Rigol DS1000 Series Oscilloscope
The Rigol DS1000 series is a hi-tech digital oscilloscope with an exceptional set of features at a price that a hobbyist can afford.
I bought a DS1102E (the 100MHz version) new on EBay for US$657. The 50MHz version can be found for about US$150 less. This is amazing value for a digital storage oscilloscope with these specifications, it is encroaching onto the territory owned by Tektronix and Agilent... and their 100MHz oscilloscopes start at around $2000.
I have not used it for long, so this is more of a first impression rather than an in depth review but hopefully it will prove useful. And, how does it fare? Very good… It has a couple of annoyances but it is a joy to use a powerful instrument that you can trust.
Rigol is a Chinese electronics instrument manufacturer who has been around for only a few years. They make some of the low end oscilloscopes for Agilent (see here for the proof) and I can understand why that is so. The oscilloscope feels like an expensive instrument from a top rank manufacturer, not a cheap product from a low cost Asian producer.
The instrument itself is quite small, about the size of a small shoebox. In the past analogue 100MHz oscilloscopes needed a floor mounted trolley to carry them and here is something that would actually fit inside a shoebox. Inside the DS1102E it is mostly empty space with the switched mode power supply taking up more space than everything else.
The build quality is good, the buttons and knobs are slick and, for the most part, everything works perfectly.
The specifications for the DS1000 series are included in the user manual which you can download from the Rigol website here. Rather than repeat the specs and the operating details I will keep this discussion to the points not covered in the documentation. However, just to get started, the key features of the instrument are:
- Two channels plus an external trigger input.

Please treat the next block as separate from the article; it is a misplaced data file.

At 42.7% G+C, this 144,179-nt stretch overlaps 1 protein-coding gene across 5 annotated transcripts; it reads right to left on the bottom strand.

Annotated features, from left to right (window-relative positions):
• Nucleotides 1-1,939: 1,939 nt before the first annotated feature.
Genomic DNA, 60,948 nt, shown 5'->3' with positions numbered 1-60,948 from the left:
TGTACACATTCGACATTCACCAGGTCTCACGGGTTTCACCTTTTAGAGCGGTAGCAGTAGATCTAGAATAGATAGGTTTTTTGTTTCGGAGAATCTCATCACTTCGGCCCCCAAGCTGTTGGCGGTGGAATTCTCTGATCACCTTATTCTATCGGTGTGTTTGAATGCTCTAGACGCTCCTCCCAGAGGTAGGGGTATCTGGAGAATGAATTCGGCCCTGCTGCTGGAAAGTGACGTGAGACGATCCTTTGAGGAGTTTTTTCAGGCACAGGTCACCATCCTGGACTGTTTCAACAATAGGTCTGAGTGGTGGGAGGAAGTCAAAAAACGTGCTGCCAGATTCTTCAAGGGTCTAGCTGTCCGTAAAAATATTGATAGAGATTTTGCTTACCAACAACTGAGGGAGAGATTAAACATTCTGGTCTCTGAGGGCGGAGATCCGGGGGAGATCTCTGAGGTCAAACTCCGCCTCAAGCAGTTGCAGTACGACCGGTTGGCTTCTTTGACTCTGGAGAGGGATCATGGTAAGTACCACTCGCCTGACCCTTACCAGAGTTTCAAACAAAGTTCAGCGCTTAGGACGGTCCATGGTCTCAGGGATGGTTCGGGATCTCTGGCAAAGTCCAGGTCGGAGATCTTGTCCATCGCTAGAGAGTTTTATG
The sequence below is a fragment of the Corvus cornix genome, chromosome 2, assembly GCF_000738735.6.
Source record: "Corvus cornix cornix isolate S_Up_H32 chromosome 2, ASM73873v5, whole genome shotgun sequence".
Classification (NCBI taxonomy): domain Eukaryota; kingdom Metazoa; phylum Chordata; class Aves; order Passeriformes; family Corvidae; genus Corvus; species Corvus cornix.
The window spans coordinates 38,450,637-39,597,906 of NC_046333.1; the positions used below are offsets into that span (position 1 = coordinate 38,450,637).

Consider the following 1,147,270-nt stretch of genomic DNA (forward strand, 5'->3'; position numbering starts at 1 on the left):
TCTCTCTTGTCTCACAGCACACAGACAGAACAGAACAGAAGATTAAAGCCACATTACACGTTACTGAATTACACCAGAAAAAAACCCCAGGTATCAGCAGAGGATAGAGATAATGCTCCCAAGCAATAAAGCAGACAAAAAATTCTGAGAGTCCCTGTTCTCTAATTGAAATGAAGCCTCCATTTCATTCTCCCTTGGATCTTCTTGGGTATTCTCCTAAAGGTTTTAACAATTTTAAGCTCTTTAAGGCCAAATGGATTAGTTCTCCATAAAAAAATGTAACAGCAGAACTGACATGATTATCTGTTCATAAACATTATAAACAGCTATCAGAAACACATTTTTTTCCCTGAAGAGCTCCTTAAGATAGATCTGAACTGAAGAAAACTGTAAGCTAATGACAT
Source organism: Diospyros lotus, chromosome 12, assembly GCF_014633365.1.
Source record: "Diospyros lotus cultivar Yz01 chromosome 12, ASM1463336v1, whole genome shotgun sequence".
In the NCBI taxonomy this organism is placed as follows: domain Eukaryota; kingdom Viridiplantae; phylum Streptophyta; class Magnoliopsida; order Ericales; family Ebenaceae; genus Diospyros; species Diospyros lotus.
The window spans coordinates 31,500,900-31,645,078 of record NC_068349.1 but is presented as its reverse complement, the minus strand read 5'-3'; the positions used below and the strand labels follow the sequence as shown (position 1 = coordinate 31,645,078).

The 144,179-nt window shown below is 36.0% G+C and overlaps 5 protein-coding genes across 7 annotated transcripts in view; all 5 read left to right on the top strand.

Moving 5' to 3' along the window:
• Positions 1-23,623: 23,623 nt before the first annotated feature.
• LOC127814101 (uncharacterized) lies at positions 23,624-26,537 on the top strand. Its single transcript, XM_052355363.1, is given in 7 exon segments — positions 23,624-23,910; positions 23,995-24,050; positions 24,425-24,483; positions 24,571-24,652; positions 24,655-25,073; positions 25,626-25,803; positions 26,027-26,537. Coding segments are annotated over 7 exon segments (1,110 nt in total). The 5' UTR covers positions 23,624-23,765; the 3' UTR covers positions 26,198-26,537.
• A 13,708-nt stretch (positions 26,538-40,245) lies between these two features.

- 50 or 100MHz bandwidth, 1G samples/s and 1M samples memory depth (not both at the same time).
- 5.7 inch (diagonal) colour TFT LCD screen with a resolution of 240 x 320 pixels.
- A wide range of measurements including voltages, rise/fall times, period, frequency, pulse width, FFT, etc.
- USB socket on the front for saving data and images, USB and RS232 sockets on the back to connect to your computer for remote control (ie, like a USB based instrument).
Display and Triggering
The stability of the trace is excellent. The displayed trace is rock solid and clear right up to the DS1102E’s maximum horizontal sweep of 2 ns/div. At the maximum sensitivity of 2 mV/div there is about 0.5mV of noise at the input which is not bad. There is also a jitter in the least significant bit of the ADCs that is present at all sensitivities and sweep speeds but again it is small and not a great concern.
Triggering is solid and very precise. Because this is a digital oscilloscope it will display a dotted horizontal line illustrating the trigger level as you adjust it and this makes it easy to see exactly at what point of the waveform you are triggering on. The options in this department are extensive to say the least - you can trigger on the normal rising and falling edge of a signal but also on various rise times, pulse widths, video characteristics and more.
The DS1000E series is certainly easy to use, the knobs and buttons do what you would expect and you can quickly focus on the detail that you are looking for. This is quite an achievement for an instrument with a lot of capabilities and a limited set of front panel controls.
Rigol mostly manages to do this trick by the extensive use of a menu system that pops up on the right hand side of the screen (as do most digital scopes). Options in the menu are selected by pressing one of the vertical row of soft buttons on the right of the screen. Mostly the menus and the options are easy to understand but some selections invoke a second menu layer and that can get confusing.
When displayed the menus cover quite a lot of the screen real estate so I find that I am forever pressing the Menu Off button to see the full screen again.
The options selected by the menu system are endless. They range from obvious selections such as AC/DC coupling and probe attenuation (x1, x10, etc) through to a multitude of triggering and display options. All these settings are saved and recalled when you turn the instrument on again.
An issue that the early digital oscilloscopes seemed to have was a delay between turning a knob or pressing a button and the instrument responding. I am happy to say that the Rigol has none of that, the response is visually instantaneous.
About the only issue in the usability department is the fact that only one set of vertical adjustment knobs (sensitivity and position) are available for both channels 1 and 2. This means that you must select the channel before you can adjust its sensitivity or position on the screen.
Theoretically you can see what channel is currently associated to the knobs by checking the icons on the bottom of the screen but it would have been much better if the appropriate channel select button was illuminated with a different colour. As it is, rather than figure out what channel is currently under control, I just push the button for the channel that I want and then adjust the knobs.